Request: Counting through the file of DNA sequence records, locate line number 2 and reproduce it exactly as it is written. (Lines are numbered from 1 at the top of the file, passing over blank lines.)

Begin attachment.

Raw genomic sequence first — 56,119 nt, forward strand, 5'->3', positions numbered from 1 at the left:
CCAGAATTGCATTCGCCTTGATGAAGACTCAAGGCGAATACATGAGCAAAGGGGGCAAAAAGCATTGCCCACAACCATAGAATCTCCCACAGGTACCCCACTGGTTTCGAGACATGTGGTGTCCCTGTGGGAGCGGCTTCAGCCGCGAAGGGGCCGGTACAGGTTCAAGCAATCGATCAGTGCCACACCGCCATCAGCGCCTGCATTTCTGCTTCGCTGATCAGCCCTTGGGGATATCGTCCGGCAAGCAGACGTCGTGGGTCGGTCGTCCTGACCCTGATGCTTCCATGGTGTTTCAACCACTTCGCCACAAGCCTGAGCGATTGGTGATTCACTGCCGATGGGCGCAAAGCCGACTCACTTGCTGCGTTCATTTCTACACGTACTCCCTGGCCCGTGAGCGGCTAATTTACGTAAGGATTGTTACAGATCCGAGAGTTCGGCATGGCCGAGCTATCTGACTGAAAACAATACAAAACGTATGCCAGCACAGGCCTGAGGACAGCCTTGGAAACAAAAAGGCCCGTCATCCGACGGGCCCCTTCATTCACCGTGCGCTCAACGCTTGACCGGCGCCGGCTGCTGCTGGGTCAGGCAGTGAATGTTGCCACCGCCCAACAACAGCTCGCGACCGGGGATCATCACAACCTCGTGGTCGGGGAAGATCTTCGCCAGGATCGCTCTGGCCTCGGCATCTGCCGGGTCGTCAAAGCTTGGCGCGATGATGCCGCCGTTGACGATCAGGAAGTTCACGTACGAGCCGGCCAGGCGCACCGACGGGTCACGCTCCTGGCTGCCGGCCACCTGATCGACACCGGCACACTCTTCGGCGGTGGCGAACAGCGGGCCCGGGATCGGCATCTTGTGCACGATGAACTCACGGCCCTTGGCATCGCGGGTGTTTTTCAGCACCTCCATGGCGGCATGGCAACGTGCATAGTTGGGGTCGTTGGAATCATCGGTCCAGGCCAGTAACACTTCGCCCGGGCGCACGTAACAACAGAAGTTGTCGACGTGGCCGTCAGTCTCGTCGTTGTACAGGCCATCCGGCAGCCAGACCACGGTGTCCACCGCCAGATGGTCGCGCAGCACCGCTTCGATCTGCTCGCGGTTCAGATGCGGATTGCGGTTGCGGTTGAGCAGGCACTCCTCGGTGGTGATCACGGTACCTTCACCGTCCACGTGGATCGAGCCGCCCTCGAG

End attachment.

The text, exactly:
CCAGAATTGCATTCGCCTTGATGAAGACTCAAGGCGAATACATGAGCAAAGGGGGCAAAAAGCATTGCCCACAACCATAGAATCTCCCACAGGTACCCCACTGGTTTCGAGACATGTGGTGTCCCTGTGGGAGCGGCTTCAGCCGCGAAGGGGCCGGTACAGGTTCAAGCAATCGATCAGTGCCACACCGCCATCAGCGCCTGCATTTCTGCTTCGCTGATCAGCCCTTGGGGATATCGTCCGGCAAGCAGACGTCGTGGGTCGGTCGTCCTGACCCTGATGCTTCCATGGTGTTTCAACCACTTCGCCACAAGCCTGAGCGATTGGTGATTCACTGCCGATGGGCGCAAAGCCGACTCACTTGCTGCGTTCATTTCTACACGTACTCCCTGGCCCGTGAGCGGCTAATTTACGTAAGGATTGTTACAGATCCGAGAGTTCGGCATGGCCGAGCTATCTGACTGAAAACAATACAAAACGTATGCCAGCACAGGCCTGAGGACAGCCTTGGAAACAAAAAGGCCCGTCATCCGACGGGCCCCTTCATTCACCGTGCGCTCAACGCTTGACCGGCGCCGGCTGCTGCTGGGTCAGGCAGTGAATGTTGCCACCGCCCAACAACAGCTCGCGACCGGGGATCATCACAACCTCGTGGTCGGGGAAGATCTTCGCCAGGATCGCTCTGGCCTCGGCATCTGCCGGGTCGTCAAAGCTTGGCGCGATGATGCCGCCGTTGACGATCAGGAAGTTCACGTACGAGCCGGCCAGGCGCACCGACGGGTCACGCTCCTGGCTGCCGGCCACCTGATCGACACCGGCACACTCTTCGGCGGTGGCGAACAGCGGGCCCGGGATCGGCATCTTGTGCACGATGAACTCACGGCCCTTGGCATCGCGGGTGTTTTTCAGCACCTCCATGGCGGCATGGCAACGTGCATAGTTGGGGTCGTTGGAATCATCGGTCCAGGCCAGTAACACTTCGCCCGGGCGCACGTAACAACAGAAGTTGTCGACGTGGCCGTCAGTCTCGTCGTTGTACAGGCCATCCGGCAGCCAGACCACGGTGTCCACCGCCAGATGGTCGCGCAGCACCGCTTCGATCTGCTCGCGGTTCAGATGCGGATTGCGGTTGCGGTTGAGCAGGCACTCCTCGGTGGTGATCACGGTACCTTCACCGTCCACGTGGATCGAGCCGCCCTCGAG